You can find Who Fears Death here on Amazon or here on Book Depository.

Happy reading everyone!

#28 Prince of Thorns (Broken Empire #1) by Mark Lawrence (2011)

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Jorg is the crown prince of Ancrath, but instead of preparing himself to inherit the throne, he is roaming the countryside with a band of murderous outlaws, searching for revenge. Four years ago, Jorg found himself trapped in a hookbriar brush, unable to move as his mother and brother were slaughtered before his eyes. Now, the Prince of Thorns prepares himself to return home and confront his father before enacting his final act of vengeance.

“You can only win the game when you understand that it is a game. Let a man play chess, and tell him that every pawn is his friend. Let him think both bishops holy. Let him remember happy days in the shadows of his castles. Let him love his queen. Watch him lose them all.”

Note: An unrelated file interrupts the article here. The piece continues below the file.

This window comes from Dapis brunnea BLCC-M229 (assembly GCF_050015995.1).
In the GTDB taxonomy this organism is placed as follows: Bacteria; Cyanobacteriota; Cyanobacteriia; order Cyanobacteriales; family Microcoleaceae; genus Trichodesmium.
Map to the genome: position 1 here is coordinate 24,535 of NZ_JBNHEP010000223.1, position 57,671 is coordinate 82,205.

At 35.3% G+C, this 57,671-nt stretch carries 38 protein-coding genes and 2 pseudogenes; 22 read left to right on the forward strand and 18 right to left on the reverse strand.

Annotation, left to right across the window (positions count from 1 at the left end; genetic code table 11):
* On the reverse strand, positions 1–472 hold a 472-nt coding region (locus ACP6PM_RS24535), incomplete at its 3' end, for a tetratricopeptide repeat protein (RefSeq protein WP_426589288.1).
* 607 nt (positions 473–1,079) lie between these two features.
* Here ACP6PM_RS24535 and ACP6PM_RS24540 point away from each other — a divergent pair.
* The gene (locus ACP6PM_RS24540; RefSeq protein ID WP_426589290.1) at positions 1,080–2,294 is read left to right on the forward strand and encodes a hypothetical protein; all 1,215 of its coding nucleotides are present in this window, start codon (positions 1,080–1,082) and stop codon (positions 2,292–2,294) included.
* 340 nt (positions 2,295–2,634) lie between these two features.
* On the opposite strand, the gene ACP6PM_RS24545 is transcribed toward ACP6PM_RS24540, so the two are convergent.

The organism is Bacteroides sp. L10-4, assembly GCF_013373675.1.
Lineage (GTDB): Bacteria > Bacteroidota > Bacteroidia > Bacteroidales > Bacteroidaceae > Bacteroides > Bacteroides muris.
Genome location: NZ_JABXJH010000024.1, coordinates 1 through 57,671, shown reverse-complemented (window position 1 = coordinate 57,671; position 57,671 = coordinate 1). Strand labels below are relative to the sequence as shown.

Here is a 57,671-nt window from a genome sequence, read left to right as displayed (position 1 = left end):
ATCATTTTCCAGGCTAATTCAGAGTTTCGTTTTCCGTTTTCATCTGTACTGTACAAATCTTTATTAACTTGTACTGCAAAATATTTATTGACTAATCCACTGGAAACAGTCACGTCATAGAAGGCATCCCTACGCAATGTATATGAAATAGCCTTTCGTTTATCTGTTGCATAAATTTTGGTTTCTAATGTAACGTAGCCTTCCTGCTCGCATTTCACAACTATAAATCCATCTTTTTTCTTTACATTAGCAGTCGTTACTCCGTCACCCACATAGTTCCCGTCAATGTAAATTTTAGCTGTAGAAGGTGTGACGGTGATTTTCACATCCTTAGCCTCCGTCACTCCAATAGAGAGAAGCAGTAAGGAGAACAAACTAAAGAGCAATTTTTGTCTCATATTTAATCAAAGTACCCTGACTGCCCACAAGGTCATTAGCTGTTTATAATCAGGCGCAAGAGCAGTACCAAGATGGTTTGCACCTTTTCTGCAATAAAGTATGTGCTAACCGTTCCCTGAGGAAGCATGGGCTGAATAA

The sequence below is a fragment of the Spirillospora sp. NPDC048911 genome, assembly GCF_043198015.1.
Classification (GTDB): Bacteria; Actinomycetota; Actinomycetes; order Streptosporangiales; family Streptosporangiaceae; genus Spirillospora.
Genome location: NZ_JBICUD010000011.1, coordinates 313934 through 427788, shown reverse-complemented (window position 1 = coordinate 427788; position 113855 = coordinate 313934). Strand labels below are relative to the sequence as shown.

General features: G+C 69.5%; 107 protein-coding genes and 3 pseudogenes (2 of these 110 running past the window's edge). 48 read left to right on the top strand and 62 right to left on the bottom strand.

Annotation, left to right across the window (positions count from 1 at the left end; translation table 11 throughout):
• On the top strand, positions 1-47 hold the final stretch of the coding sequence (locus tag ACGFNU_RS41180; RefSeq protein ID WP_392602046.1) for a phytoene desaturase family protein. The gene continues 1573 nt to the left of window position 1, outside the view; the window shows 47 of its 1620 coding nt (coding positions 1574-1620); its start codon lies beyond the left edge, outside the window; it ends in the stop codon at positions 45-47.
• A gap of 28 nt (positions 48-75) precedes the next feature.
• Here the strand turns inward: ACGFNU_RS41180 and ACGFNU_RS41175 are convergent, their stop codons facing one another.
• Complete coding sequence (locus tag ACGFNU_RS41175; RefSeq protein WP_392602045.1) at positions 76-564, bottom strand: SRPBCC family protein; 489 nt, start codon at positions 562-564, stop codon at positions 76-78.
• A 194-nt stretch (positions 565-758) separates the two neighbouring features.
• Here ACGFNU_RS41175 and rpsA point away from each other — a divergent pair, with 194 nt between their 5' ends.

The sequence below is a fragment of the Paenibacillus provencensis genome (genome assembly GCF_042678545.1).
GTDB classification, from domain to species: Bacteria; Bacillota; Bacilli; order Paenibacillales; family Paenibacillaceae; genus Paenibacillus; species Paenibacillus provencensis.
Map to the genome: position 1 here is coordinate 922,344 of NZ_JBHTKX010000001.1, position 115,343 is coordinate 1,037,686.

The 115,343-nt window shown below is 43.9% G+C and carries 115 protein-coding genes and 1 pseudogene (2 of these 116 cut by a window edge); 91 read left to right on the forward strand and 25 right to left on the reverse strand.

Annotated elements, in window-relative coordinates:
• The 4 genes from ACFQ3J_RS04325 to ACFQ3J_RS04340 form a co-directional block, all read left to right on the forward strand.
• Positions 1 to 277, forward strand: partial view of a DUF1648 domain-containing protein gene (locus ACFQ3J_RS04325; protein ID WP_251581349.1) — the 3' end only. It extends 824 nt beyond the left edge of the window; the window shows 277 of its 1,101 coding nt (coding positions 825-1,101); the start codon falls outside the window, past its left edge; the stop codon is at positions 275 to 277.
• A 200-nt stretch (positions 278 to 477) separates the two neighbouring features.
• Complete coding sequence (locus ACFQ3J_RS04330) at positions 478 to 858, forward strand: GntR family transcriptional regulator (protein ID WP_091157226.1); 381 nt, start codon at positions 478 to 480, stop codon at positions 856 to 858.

There are many examples of the “anti-hero” throughout science fiction and fantasy, but I can’t think of a more prominent instance than Jorg of Ancrath. Most proclaimed anti-heroes are similar to Celaena Sardothien in Sarah J. Maas’ Throne of Glass novels. They are morally ambiguous, and sometimes snap and kill their enemies in a disturbing manner, but underneath we know that they are operating for the greater good. Well I can definitely say beyond the shadow of a doubt that Jorg would make Celaena run and hide under her covers. He is a morally repugnant psychopath who murders people for annoying him. He seems to have loyalty to nothing whatsoever, and at one point sacrifices a member of his team to a group of monsters in order to gain access to a military target. There is also a throwaway line which alludes to the fact that Jorg may be a rapist. All in all, author Mark Lawrence makes it difficult for us to root for his main character. The fact that we still find a way to identify with Jorg’s struggle is a testament to Lawrence’s writing abilities.